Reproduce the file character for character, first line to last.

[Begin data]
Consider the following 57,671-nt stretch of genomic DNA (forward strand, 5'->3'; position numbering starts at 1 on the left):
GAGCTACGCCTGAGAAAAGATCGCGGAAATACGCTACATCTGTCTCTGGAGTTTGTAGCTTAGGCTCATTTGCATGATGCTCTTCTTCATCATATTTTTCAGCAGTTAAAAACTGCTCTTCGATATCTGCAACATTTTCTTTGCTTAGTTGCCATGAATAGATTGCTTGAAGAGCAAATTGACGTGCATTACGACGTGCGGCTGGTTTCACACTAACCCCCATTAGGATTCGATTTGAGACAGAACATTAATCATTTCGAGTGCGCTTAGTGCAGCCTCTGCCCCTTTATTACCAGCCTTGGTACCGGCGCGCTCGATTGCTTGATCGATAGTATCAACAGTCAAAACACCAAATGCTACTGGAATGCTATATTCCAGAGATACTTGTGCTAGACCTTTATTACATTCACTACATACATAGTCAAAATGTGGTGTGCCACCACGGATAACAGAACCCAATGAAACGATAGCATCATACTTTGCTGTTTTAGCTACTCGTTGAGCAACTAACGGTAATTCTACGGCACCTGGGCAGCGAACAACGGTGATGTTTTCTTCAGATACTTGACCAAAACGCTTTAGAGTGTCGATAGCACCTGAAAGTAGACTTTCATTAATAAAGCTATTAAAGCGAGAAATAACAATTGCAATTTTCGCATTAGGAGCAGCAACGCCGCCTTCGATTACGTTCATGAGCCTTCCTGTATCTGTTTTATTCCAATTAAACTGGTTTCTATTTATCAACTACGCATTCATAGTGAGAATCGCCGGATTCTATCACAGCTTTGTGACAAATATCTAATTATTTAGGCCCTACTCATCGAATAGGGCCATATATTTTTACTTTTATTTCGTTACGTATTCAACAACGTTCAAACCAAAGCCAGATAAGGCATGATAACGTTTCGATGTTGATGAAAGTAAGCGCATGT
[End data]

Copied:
Consider the following 57,671-nt stretch of genomic DNA (forward strand, 5'->3'; position numbering starts at 1 on the left):
GAGCTACGCCTGAGAAAAGATCGCGGAAATACGCTACATCTGTCTCTGGAGTTTGTAGCTTAGGCTCATTTGCATGATGCTCTTCTTCATCATATTTTTCAGCAGTTAAAAACTGCTCTTCGATATCTGCAACATTTTCTTTGCTTAGTTGCCATGAATAGATTGCTTGAAGAGCAAATTGACGTGCATTACGACGTGCGGCTGGTTTCACACTAACCCCCATTAGGATTCGATTTGAGACAGAACATTAATCATTTCGAGTGCGCTTAGTGCAGCCTCTGCCCCTTTATTACCAGCCTTGGTACCGGCGCGCTCGATTGCTTGATCGATAGTATCAACAGTCAAAACACCAAATGCTACTGGAATGCTATATTCCAGAGATACTTGTGCTAGACCTTTATTACATTCACTACATACATAGTCAAAATGTGGTGTGCCACCACGGATAACAGAACCCAATGAAACGATAGCATCATACTTTGCTGTTTTAGCTACTCGTTGAGCAACTAACGGTAATTCTACGGCACCTGGGCAGCGAACAACGGTGATGTTTTCTTCAGATACTTGACCAAAACGCTTTAGAGTGTCGATAGCACCTGAAAGTAGACTTTCATTAATAAAGCTATTAAAGCGAGAAATAACAATTGCAATTTTCGCATTAGGAGCAGCAACGCCGCCTTCGATTACGTTCATGAGCCTTCCTGTATCTGTTTTATTCCAATTAAACTGGTTTCTATTTATCAACTACGCATTCATAGTGAGAATCGCCGGATTCTATCACAGCTTTGTGACAAATATCTAATTATTTAGGCCCTACTCATCGAATAGGGCCATATATTTTTACTTTTATTTCGTTACGTATTCAACAACGTTCAAACCAAAGCCAGATAAGGCATGATAACGTTTCGATGTTGATGAAAGTAAGCGCATGT